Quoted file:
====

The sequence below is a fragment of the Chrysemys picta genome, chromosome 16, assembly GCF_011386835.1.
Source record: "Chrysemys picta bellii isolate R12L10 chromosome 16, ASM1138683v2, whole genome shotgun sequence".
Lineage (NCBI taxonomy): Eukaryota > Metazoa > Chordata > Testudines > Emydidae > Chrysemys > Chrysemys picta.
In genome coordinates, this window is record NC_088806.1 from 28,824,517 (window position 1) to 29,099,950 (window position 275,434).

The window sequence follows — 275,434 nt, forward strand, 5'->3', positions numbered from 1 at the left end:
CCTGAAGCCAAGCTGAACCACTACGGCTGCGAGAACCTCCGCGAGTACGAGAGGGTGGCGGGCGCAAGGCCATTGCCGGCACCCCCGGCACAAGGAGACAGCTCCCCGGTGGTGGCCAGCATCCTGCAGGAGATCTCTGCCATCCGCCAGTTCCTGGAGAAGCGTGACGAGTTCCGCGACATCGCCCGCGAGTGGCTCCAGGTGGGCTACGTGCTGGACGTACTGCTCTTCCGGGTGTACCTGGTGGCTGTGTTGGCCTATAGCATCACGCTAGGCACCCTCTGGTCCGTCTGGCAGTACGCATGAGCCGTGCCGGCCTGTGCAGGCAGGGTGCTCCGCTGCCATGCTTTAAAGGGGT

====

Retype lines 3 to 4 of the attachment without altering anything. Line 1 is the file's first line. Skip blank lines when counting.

Lineage (NCBI taxonomy): Eukaryota > Metazoa > Chordata > Testudines > Emydidae > Chrysemys > Chrysemys picta.
In genome coordinates, this window is record NC_088806.1 from 28,824,517 (window position 1) to 29,099,950 (window position 275,434).